In what's become a family tradition, 12 year old Adam is getting an extreme bedroom makeover this summer. Big brother Eric started the trend when he had his room redecorated to suit his tastes prior to entering junior high. Now it's Adam's turn to learn the steps of how to revamp a bedroom on a budget. He's been involved in the project at every step of the way, even sketching a design of his desired end result to use as a master plan.
Here are a few of the life lessons Adam's learned along the path to renovation:
>Have a plan – Adam's theme inspiration is to create a Japanese style room. He consulted design books and photos on the internet, trying to come up with creative and inexpensive solutions that would work in his room.
>Declutter first – Step one, after design, was to remove every item from the bedroom and assess whether it was a keeper or a giver. Adam donated many of his used books, toys and clothing to make better use of his living space. He made the decision on which items to donate and took them to the donation site.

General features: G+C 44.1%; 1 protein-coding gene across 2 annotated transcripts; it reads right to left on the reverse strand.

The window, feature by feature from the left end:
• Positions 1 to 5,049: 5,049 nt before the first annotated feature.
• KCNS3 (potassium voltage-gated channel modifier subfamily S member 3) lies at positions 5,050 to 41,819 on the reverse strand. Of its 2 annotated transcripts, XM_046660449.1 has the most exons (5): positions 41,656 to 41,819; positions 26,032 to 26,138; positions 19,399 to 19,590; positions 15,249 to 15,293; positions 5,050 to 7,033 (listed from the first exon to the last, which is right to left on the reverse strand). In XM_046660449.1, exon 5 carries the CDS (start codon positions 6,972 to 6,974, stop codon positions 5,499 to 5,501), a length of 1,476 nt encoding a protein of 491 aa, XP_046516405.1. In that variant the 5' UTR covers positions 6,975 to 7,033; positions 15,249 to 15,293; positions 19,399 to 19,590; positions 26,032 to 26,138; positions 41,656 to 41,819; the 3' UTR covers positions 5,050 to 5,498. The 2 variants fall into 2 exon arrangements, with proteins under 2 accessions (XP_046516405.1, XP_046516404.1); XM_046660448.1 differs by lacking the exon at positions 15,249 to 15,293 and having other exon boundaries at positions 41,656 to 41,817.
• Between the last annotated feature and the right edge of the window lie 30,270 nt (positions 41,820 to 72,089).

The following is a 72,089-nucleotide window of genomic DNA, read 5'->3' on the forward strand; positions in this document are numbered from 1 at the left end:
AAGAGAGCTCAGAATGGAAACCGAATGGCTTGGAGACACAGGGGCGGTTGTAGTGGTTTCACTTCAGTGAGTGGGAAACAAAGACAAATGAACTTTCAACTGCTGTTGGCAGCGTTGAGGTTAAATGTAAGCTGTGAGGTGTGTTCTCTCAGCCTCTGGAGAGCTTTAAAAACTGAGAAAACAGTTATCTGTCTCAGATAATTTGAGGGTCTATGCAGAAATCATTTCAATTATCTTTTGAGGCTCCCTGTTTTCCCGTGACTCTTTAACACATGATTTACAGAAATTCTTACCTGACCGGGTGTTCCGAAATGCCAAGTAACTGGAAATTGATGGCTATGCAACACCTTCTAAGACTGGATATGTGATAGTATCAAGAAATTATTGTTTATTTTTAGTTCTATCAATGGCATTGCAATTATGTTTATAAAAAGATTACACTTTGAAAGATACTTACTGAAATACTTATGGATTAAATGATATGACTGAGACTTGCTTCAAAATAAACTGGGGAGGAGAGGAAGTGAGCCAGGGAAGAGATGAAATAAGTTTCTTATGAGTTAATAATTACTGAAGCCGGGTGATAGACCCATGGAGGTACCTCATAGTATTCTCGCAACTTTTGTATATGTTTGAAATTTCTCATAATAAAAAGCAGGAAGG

>Be willing to compromise - Mom has last right of refusal on items like painting all the walls black.
>Shop around – After looking around at countless furniture stores, consignment vendors and even thrift stores, Adam and Dad decided the best and most affordable bed solution was to build a simple platform bed.
>Get to know your power tools – Under adult supervision, Adam has not only painted the walls to his room, but has also used tools like the paint sprayer, power sander and saws.
>Hard work pays off – The room is not finished yet, but the project is already a success. Adam and his dad have had a wonderful time over the course of the past few weeks turning his dream into a reality.
Adam's Samurai room may not make the cover of a magazine, but he will remember this tradition for years to come and may even repeat it one day with his son. Let's just see what he says when his son wants to paint the walls black!
Home-work for Today:
>Engage your family in a home improvement project. This can be as simple as having your children go through their closets and bookshelves to declutter and donate gently used items.
>Teach your child, or yourself, how to use one power tool today.
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